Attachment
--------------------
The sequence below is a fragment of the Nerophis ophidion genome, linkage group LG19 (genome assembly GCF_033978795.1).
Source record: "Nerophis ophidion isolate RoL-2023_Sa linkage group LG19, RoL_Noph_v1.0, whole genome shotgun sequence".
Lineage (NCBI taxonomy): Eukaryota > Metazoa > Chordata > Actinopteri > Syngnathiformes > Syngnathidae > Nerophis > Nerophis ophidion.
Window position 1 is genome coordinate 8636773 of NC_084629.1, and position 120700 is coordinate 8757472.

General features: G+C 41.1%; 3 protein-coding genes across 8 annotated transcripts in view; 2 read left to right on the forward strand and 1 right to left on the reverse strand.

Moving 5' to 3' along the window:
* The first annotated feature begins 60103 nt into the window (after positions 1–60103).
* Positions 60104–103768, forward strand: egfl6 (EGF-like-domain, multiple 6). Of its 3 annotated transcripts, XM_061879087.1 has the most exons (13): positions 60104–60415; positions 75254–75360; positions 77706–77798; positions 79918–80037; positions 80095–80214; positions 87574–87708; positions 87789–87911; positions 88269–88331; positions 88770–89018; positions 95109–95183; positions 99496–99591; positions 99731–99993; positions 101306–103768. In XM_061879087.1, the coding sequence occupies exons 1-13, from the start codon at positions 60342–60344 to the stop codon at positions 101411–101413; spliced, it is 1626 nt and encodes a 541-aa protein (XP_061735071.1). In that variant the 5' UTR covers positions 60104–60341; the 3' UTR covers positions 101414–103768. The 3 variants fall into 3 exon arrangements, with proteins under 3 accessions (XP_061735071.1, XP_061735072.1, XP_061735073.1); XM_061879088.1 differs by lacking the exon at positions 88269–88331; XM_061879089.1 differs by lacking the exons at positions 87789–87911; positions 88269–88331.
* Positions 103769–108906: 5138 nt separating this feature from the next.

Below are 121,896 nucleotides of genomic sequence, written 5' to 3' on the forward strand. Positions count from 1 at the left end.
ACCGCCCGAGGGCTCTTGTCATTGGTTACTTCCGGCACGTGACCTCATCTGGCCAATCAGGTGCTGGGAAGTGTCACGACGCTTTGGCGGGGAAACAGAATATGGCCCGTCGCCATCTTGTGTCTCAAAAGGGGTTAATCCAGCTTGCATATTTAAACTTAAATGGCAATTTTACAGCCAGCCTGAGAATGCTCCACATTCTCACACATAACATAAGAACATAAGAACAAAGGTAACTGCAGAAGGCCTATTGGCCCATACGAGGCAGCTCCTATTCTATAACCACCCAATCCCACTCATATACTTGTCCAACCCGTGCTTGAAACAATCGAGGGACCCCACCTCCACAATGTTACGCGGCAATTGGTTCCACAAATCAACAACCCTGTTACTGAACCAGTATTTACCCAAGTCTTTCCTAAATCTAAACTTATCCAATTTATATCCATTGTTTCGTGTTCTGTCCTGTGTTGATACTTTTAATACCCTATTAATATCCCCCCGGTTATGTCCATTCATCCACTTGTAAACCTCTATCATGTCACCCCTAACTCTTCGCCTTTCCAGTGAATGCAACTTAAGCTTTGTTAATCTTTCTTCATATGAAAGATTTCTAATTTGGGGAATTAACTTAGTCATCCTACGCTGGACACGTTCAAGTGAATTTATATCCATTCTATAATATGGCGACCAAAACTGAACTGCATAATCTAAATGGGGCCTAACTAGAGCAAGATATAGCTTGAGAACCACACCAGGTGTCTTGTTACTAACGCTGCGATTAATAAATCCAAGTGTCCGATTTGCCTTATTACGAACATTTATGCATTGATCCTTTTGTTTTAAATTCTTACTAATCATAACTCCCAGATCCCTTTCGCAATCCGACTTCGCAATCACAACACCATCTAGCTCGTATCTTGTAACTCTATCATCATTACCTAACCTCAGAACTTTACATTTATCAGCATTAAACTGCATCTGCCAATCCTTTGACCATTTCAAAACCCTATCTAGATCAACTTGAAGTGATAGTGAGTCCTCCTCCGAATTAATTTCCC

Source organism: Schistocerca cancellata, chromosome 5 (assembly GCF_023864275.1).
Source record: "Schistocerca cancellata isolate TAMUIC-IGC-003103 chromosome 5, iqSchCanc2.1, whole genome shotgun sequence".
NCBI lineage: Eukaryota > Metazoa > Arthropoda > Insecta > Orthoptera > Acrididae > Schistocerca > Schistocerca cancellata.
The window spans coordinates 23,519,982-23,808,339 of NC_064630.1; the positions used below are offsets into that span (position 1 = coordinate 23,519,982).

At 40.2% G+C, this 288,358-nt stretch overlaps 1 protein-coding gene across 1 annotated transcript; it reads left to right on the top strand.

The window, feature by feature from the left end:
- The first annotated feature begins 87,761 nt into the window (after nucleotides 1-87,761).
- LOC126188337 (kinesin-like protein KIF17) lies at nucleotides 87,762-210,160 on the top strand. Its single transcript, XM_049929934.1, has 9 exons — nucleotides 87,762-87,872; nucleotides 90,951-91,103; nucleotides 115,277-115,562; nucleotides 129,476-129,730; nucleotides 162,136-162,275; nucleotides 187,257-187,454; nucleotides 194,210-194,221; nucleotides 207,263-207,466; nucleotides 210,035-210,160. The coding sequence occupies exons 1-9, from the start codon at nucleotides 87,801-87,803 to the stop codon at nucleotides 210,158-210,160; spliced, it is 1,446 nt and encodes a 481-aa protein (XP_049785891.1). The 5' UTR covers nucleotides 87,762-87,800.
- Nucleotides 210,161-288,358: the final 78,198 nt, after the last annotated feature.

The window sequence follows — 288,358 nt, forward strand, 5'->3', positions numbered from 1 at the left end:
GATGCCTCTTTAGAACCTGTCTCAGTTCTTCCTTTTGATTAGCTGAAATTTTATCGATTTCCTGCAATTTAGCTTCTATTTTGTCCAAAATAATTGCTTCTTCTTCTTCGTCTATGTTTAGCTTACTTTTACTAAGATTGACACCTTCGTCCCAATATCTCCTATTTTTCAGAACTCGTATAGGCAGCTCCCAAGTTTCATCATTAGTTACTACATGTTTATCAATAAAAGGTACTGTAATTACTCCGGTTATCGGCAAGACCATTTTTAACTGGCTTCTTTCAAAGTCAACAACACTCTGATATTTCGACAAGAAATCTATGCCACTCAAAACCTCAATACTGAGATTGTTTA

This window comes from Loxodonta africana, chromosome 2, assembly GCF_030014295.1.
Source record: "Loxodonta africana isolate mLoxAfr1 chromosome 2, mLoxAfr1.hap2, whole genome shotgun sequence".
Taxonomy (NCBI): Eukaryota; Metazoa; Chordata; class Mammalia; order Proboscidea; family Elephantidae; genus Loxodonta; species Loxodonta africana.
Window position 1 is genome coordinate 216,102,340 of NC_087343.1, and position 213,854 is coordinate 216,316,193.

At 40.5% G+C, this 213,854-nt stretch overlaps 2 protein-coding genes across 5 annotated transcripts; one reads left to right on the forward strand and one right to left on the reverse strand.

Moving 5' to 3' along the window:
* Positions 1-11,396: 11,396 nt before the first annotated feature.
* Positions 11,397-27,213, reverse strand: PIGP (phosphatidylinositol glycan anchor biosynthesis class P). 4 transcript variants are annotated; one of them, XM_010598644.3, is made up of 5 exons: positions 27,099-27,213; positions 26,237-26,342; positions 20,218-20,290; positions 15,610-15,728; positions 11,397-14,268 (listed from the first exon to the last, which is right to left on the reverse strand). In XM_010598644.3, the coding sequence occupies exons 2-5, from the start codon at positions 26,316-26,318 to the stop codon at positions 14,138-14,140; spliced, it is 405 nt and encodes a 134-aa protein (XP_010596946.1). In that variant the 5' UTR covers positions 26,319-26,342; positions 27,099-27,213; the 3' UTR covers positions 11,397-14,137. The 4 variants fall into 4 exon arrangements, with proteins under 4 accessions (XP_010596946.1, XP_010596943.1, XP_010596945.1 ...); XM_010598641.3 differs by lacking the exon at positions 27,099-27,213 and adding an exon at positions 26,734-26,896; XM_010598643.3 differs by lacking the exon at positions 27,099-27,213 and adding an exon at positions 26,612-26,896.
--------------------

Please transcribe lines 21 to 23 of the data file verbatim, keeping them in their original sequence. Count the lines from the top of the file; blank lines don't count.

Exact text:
The window sequence follows — 288,358 nt, forward strand, 5'->3', positions numbered from 1 at the left end:
GATGCCTCTTTAGAACCTGTCTCAGTTCTTCCTTTTGATTAGCTGAAATTTTATCGATTTCCTGCAATTTAGCTTCTATTTTGTCCAAAATAATTGCTTCTTCTTCTTCGTCTATGTTTAGCTTACTTTTACTAAGATTGACACCTTCGTCCCAATATCTCCTATTTTTCAGAACTCGTATAGGCAGCTCCCAAGTTTCATCATTAGTTACTACATGTTTATCAATAAAAGGTACTGTAATTACTCCGGTTATCGGCAAGACCATTTTTAACTGGCTTCTTTCAAAGTCAACAACACTCTGATATTTCGACAAGAAATCTATGCCACTCAAAACCTCAATACTGAGATTGTTTA

This window comes from Loxodonta africana, chromosome 2, assembly GCF_030014295.1.